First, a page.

The studies I link to are good evidence for that. Men seem to rate themselves in attractiveness and adjust their "cutoff" for attractive women accordingly. We all know that phenomenon. People call it dating "in their league". That means that if you think you are less attractive, you will not even try to date an unusually attractive woman. That's a measurable effect.

    It's also measurable that people will feel that the partner they end up with was chosen for a number of reasons other than "she just happened to be in my league".

    I know that these findings are counter intuitive. They even seem insulting. But to simply reject large amounts of scientific data just because it doesn't fit our intuition is not very wise.

  9. 11 minutes,

    There was a documentary on human beauty and attractiveness on nova or discovery channel. They ran several experiments including one that showed that people will match up with the opposite sex at roughly the same level of attractiveness as you stated.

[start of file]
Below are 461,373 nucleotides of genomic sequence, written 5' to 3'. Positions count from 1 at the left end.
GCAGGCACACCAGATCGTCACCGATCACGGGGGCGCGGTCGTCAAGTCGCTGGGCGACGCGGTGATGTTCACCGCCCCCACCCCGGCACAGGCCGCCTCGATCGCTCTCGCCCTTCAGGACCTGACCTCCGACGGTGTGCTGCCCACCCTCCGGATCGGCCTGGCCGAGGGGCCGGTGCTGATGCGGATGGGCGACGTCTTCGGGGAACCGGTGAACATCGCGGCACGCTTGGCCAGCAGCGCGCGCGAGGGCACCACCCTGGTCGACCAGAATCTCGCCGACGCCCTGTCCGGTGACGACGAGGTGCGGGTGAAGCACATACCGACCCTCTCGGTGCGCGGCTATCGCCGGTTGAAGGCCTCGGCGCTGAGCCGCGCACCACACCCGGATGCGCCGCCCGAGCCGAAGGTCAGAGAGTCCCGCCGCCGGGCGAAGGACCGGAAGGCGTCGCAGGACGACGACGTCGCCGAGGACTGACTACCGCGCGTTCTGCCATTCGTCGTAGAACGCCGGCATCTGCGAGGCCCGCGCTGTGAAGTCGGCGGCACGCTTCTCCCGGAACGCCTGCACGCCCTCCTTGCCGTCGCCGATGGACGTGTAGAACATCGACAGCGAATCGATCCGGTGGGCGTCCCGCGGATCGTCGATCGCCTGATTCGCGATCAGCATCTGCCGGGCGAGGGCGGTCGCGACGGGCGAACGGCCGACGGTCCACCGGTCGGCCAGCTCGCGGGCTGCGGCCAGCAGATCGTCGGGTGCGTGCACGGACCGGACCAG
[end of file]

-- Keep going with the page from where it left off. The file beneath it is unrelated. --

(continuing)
10. My point is that this is largely due to compromise.

    People are desperate and will settle for almost anyone if it means not having to be alone (and then they wonder why their relationships always turn into train wrecks). But that is not an indication of what they really want.

  11. Well, believe it or not: women do not care about what a man looks like.

    This needs qualification. For men there is the superstar effect. If you are in the top 5% of men lookswise, you don't need any game. Any. But if you are merely in the top 10% of men lookswise, it won't be enough. As you point out, a steep drop off.

  12. For men there is the superstar effect. If you are in the top 5% of men lookswise, you don't need any game.
    I have my doubts about that.
    The problem is that most of these guys are acting high status since they have been privileged their whole lives.

    I believe that Women do not see their looks but the high status attitude while other fail to see their body language and think it is all about their looks.

    The point in case is that any of those top 5% that I know have nights out where they get completely disregarded by girls. If it were just their exterior that simply wouldn't happen.